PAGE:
The holiday season can be a cheerful time spent with family and friends. But with hectic schedules and to-do lists, it can be stressful for many.
Daily stress is normal and healthy, but too much of it on an on-going basis can lead to fatigue, burnout and depression, according to the U.S. Department of Health & Human Services.
“Think about what’s important to you and spend your energy in those areas,” said Hyong Un, M.D., chief psychiatric officer for Aetna Behavioral Health. “Managing expectations and time can help de-stress the holidays.”
Are you feeling stressed?
Whether it’s getting meals ready, attending a gathering or doing some shopping, the holiday rush can cause someone to become stressed. Some symptoms of stress include irritability or moodiness, difficulty sleeping and a persistent feeling of urgency.
Aetna Resources For LivingSM is offering tips on how to not only survive the holiday season, but to also feel your best.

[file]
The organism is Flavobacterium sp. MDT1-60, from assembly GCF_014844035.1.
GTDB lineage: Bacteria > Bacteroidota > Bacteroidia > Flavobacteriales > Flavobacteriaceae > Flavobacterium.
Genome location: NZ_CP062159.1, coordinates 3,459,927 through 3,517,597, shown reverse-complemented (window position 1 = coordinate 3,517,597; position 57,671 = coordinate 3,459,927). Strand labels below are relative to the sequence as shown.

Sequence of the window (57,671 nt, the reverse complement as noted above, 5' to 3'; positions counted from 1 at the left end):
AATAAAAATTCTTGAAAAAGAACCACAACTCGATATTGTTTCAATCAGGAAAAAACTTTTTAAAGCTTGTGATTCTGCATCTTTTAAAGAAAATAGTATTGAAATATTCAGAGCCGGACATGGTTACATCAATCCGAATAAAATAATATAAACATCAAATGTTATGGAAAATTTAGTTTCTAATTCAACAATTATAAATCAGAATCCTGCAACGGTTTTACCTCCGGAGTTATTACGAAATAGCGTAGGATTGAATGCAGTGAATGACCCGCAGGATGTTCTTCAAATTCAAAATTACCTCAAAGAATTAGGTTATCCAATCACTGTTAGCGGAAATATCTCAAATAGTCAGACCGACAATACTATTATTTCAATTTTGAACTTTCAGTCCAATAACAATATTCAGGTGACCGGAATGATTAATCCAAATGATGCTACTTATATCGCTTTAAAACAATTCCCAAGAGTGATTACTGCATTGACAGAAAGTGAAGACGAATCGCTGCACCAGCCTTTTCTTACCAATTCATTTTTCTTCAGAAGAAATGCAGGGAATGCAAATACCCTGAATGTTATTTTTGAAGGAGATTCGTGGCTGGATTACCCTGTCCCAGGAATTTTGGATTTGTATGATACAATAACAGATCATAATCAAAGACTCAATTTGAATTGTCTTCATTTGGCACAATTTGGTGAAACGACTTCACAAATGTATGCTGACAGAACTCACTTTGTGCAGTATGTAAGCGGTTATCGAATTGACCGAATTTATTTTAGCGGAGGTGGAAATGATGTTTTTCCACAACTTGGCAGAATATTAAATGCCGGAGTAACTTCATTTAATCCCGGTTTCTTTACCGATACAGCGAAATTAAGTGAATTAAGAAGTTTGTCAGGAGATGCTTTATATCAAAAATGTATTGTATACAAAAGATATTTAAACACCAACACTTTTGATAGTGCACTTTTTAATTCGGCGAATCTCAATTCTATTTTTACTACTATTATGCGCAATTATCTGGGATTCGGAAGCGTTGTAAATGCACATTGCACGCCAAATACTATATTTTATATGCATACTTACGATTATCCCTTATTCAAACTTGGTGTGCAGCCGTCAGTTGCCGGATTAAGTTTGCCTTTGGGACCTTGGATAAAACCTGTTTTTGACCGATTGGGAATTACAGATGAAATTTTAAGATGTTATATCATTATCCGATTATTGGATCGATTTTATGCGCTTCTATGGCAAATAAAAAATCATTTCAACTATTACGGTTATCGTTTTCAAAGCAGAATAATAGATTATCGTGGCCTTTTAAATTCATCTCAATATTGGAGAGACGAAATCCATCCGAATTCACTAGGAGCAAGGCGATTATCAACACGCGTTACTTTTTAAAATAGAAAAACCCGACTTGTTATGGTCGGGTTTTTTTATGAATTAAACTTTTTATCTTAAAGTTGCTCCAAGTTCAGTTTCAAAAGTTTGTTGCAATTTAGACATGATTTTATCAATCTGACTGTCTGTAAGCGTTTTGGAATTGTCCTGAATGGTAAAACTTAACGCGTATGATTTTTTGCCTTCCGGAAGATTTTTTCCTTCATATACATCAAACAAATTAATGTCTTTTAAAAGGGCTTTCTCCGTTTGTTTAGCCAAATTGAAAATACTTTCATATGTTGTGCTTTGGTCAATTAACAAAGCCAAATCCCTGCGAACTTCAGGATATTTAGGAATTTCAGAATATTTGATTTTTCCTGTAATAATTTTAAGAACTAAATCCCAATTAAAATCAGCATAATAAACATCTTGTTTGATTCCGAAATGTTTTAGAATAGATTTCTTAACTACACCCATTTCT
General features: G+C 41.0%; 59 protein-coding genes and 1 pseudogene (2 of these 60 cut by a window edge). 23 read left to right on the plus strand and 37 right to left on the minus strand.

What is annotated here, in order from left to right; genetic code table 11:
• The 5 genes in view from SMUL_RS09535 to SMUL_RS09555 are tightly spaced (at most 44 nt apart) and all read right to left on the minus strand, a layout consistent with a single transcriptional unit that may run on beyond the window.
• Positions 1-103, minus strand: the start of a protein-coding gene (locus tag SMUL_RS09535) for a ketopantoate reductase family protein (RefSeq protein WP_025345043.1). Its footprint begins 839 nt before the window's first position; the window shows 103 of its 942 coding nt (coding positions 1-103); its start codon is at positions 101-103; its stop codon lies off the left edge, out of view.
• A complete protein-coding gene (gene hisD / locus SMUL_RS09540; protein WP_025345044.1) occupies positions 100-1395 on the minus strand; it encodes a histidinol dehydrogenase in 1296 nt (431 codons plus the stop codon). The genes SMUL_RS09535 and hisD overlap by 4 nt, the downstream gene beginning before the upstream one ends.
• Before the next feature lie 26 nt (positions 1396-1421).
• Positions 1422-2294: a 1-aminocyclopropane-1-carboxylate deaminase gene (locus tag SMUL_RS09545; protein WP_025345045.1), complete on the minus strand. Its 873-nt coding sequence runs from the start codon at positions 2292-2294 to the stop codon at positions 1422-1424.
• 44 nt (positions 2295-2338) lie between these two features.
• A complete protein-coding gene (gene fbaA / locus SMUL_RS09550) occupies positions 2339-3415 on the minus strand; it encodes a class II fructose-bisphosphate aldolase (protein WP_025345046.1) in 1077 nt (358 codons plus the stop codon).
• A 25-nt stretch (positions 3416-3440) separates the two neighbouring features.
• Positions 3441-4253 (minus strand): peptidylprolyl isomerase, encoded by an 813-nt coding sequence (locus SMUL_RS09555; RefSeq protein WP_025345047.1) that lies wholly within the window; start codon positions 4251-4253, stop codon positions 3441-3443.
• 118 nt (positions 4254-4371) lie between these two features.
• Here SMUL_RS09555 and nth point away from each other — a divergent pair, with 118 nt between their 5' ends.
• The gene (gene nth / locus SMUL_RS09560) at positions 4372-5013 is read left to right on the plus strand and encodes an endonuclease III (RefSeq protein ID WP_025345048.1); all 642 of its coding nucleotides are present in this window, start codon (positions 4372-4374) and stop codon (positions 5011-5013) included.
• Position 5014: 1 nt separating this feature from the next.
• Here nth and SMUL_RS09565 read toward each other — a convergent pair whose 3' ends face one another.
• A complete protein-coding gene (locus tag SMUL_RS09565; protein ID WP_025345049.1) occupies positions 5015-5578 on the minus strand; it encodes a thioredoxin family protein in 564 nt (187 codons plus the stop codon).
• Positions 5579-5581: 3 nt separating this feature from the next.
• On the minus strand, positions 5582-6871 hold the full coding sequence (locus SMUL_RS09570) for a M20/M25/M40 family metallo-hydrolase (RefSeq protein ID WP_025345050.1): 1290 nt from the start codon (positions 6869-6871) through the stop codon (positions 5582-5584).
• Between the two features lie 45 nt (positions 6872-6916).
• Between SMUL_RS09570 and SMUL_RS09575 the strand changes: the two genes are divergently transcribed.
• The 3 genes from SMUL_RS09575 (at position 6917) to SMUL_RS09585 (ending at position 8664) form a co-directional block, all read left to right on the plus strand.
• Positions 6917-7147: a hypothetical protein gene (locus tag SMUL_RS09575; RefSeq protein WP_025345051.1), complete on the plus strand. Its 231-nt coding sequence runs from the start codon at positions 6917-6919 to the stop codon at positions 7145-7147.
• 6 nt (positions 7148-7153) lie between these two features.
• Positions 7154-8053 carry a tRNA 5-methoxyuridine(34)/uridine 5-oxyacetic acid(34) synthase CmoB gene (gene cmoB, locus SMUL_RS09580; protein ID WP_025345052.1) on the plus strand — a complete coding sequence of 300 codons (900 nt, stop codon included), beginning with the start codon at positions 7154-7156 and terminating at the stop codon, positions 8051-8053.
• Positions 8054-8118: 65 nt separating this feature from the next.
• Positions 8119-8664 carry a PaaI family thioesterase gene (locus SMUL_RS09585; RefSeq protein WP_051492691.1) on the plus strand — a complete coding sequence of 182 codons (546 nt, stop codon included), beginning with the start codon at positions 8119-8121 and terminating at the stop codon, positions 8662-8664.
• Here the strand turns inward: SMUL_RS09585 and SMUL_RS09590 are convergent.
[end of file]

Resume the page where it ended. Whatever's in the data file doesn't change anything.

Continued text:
You may be able to head off stressful situations by being more realistic about expectations and managing time up front. Sometimes it’s best to say “no” when you can’t get to something.
Create a master to-do list and delegate tasks to family members, so you’re not responsible for everything. And be sure to appreciate each event, such as baking or decorating, rather than focusing on making “the day” perfect.
Communicate with your family
It’s not uncommon for communication to break down if someone is stressed or rushing around to get things done.
“Sometimes we don’t even hear one another. Our minds may be on different things that still have to be done for the holidays,” Un said. “But if we listen and express ourselves in the right way, we can communicate effectively.”
Rephrasing is a way of checking whether you understand something. Saying, “Do you mean …” before restating the speaker’s message in your own words allows for effective listening and communicating.
While for many the holidays are synonymous with cheerful feelings and joyous memories, it can be a rough time for others. Elderly people living alone, empty nesters and those who are grieving are vulnerable to feelings of loneliness during the holiday season.
If you’re struggling, setting realistic expectations, asking for support and enjoying the moments you can may help prevent the feelings of loneliness.
It’s important, Un says, to not be so hard on yourself and to remember the holiday season will pass.